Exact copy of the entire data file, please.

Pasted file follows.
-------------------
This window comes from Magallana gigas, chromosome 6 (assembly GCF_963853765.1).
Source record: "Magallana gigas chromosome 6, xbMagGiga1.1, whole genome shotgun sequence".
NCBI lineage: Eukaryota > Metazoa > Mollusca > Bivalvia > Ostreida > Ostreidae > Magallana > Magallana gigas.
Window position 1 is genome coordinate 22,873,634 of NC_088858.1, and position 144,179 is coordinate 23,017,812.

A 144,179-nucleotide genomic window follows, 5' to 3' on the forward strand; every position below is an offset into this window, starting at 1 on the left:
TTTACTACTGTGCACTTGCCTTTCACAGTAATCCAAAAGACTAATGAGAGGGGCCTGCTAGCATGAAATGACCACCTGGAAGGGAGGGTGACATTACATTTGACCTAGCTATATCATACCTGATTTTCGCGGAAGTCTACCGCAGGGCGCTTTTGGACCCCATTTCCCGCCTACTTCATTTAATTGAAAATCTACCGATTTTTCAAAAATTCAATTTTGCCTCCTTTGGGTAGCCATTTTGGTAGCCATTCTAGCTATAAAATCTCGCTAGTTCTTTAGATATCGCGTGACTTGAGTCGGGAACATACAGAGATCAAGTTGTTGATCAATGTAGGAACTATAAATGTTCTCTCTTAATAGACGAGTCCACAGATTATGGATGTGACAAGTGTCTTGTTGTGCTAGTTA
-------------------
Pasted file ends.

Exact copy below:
This window comes from Magallana gigas, chromosome 6 (assembly GCF_963853765.1).
Source record: "Magallana gigas chromosome 6, xbMagGiga1.1, whole genome shotgun sequence".
NCBI lineage: Eukaryota > Metazoa > Mollusca > Bivalvia > Ostreida > Ostreidae > Magallana > Magallana gigas.
Window position 1 is genome coordinate 22,873,634 of NC_088858.1, and position 144,179 is coordinate 23,017,812.

A 144,179-nucleotide genomic window follows, 5' to 3' on the forward strand; every position below is an offset into this window, starting at 1 on the left:
TTTACTACTGTGCACTTGCCTTTCACAGTAATCCAAAAGACTAATGAGAGGGGCCTGCTAGCATGAAATGACCACCTGGAAGGGAGGGTGACATTACATTTGACCTAGCTATATCATACCTGATTTTCGCGGAAGTCTACCGCAGGGCGCTTTTGGACCCCATTTCCCGCCTACTTCATTTAATTGAAAATCTACCGATTTTTCAAAAATTCAATTTTGCCTCCTTTGGGTAGCCATTTTGGTAGCCATTCTAGCTATAAAATCTCGCTAGTTCTTTAGATATCGCGTGACTTGAGTCGGGAACATACAGAGATCAAGTTGTTGATCAATGTAGGAACTATAAATGTTCTCTCTTAATAGACGAGTCCACAGATTATGGATGTGACAAGTGTCTTGTTGTGCTAGTTA